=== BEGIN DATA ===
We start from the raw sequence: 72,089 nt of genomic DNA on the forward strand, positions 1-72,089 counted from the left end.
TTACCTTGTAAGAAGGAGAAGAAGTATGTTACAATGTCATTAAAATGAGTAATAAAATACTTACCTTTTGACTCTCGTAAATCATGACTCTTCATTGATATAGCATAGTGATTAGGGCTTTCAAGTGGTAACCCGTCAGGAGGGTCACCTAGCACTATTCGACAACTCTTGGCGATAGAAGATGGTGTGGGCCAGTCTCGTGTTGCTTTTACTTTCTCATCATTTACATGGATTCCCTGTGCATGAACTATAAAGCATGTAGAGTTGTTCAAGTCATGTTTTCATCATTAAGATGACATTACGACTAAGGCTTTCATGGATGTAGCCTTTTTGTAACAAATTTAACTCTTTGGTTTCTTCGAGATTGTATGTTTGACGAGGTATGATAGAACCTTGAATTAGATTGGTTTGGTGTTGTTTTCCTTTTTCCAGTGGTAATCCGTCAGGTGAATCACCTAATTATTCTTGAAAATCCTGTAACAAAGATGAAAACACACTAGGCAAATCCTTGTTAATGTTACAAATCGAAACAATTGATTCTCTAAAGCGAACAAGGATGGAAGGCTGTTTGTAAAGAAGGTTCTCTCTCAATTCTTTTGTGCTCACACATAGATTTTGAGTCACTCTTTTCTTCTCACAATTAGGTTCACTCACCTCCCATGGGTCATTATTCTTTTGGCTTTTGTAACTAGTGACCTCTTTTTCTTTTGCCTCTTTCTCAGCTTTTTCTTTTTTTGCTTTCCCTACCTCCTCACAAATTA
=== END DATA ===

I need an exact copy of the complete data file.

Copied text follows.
We start from the raw sequence: 72,089 nt of genomic DNA on the forward strand, positions 1-72,089 counted from the left end.
TTACCTTGTAAGAAGGAGAAGAAGTATGTTACAATGTCATTAAAATGAGTAATAAAATACTTACCTTTTGACTCTCGTAAATCATGACTCTTCATTGATATAGCATAGTGATTAGGGCTTTCAAGTGGTAACCCGTCAGGAGGGTCACCTAGCACTATTCGACAACTCTTGGCGATAGAAGATGGTGTGGGCCAGTCTCGTGTTGCTTTTACTTTCTCATCATTTACATGGATTCCCTGTGCATGAACTATAAAGCATGTAGAGTTGTTCAAGTCATGTTTTCATCATTAAGATGACATTACGACTAAGGCTTTCATGGATGTAGCCTTTTTGTAACAAATTTAACTCTTTGGTTTCTTCGAGATTGTATGTTTGACGAGGTATGATAGAACCTTGAATTAGATTGGTTTGGTGTTGTTTTCCTTTTTCCAGTGGTAATCCGTCAGGTGAATCACCTAATTATTCTTGAAAATCCTGTAACAAAGATGAAAACACACTAGGCAAATCCTTGTTAATGTTACAAATCGAAACAATTGATTCTCTAAAGCGAACAAGGATGGAAGGCTGTTTGTAAAGAAGGTTCTCTCTCAATTCTTTTGTGCTCACACATAGATTTTGAGTCACTCTTTTCTTCTCACAATTAGGTTCACTCACCTCCCATGGGTCATTATTCTTTTGGCTTTTGTAACTAGTGACCTCTTTTTCTTTTGCCTCTTTCTCAGCTTTTTCTTTTTTTGCTTTCCCTACCTCCTCACAAATTA